Stress less: After you've voiced your anger, you need to switch directions. Release your remaining anger efficiently with a good workout — say, a kickboxing or other aerobics class, or a jog outside, said Dr. Isaac Eliaz, integrative specialist and director of the Amitabha Medical Clinic and Healing Center in Sebastopol, Calif. The cardio reduces your stress hormones while increasing your endorphins (happy hormones), which will instantly reduce the tension throughout your body. When you're done working out, watch a sitcom or read something that will make you laugh. A study from researchers at the University of Maryland found that the physical act of laughing makes blood vessels dilate by 22 percent. That produces an increase in blood flow, which in turn reduces your blood pressure immediately, said Dr. Michael Miller, director of the University of Maryland Medical Center for Preventive Cardiology.
Stressful scenario: The football game
The science: Do you get super stressed watching a football game or some other favorite sports event? And then you're in a bad mood when your team loses? A study found that deaths from heart attacks by Los Angeles residents spiked after the LA Rams lost the 1980 Super Bowl. When the Los Angeles Raiders beat the Washington Redskins in 1984, heart attack deaths in Los Angeles declined.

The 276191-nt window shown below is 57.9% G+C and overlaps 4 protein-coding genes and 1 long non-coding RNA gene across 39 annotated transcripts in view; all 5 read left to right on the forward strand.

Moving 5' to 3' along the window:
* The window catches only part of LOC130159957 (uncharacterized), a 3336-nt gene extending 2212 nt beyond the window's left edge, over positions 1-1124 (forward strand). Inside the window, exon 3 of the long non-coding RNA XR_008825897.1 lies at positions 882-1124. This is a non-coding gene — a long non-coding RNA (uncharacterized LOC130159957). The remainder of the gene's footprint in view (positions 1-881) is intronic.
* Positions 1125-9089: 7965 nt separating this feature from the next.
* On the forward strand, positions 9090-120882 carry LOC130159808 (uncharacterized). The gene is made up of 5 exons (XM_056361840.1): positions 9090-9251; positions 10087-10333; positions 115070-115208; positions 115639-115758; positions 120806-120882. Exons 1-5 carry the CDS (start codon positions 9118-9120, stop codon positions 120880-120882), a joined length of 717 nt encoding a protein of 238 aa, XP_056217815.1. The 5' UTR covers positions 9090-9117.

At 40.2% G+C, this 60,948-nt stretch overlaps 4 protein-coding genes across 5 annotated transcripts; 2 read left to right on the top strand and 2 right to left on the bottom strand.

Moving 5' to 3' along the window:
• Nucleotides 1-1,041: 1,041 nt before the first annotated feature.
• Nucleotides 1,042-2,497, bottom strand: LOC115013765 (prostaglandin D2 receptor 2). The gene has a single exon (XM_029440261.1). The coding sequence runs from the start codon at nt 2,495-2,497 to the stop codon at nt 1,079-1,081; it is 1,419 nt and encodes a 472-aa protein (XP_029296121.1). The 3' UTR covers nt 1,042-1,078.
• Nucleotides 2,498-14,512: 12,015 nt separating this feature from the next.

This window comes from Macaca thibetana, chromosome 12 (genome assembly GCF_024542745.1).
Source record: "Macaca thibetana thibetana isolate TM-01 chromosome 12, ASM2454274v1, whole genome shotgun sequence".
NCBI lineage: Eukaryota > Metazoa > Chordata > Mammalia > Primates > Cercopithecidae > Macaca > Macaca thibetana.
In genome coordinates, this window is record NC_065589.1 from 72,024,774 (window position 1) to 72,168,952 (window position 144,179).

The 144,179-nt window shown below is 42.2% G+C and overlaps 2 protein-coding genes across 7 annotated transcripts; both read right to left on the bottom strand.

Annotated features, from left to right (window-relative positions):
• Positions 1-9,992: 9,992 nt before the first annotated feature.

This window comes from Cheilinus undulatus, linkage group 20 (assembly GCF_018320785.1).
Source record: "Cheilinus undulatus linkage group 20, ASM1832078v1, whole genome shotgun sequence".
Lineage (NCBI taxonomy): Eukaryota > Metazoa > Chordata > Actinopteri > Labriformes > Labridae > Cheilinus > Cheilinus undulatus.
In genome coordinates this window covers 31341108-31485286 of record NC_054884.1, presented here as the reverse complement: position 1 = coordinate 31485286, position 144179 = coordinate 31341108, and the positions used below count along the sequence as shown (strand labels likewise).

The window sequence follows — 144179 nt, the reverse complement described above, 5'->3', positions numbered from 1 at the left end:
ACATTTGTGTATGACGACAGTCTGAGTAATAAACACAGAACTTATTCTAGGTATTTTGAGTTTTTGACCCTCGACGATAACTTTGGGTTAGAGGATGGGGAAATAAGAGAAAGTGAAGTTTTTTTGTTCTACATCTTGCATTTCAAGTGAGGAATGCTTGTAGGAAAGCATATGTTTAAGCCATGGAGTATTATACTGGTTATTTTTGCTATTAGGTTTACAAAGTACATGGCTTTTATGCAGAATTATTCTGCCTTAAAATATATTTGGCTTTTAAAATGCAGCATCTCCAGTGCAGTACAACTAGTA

Stress less: We all know that it's only a game, but when you're so focused on the future of your team, it's hard to relax. Try watching the game with your children — or invite a few friends over so you'll have some distraction from the score, said Dr. Michelle Riba, professor of psychiatry at the University of Michigan and past president of the American Psychiatric Association. If you get stressed because you've got money riding on the game, try skipping the office pool. Often, stress is paired with alcohol, so take a pass on — or at least, reduce consumption of — the beer, and reduce or skip altogether any salty foods, such as the nachos and cheese, which will also drive up your blood pressure.
Stressful scenario: Work
The science: A study found that women who get stressed at work are more likely to have a heart attack than women who stay calm on the job.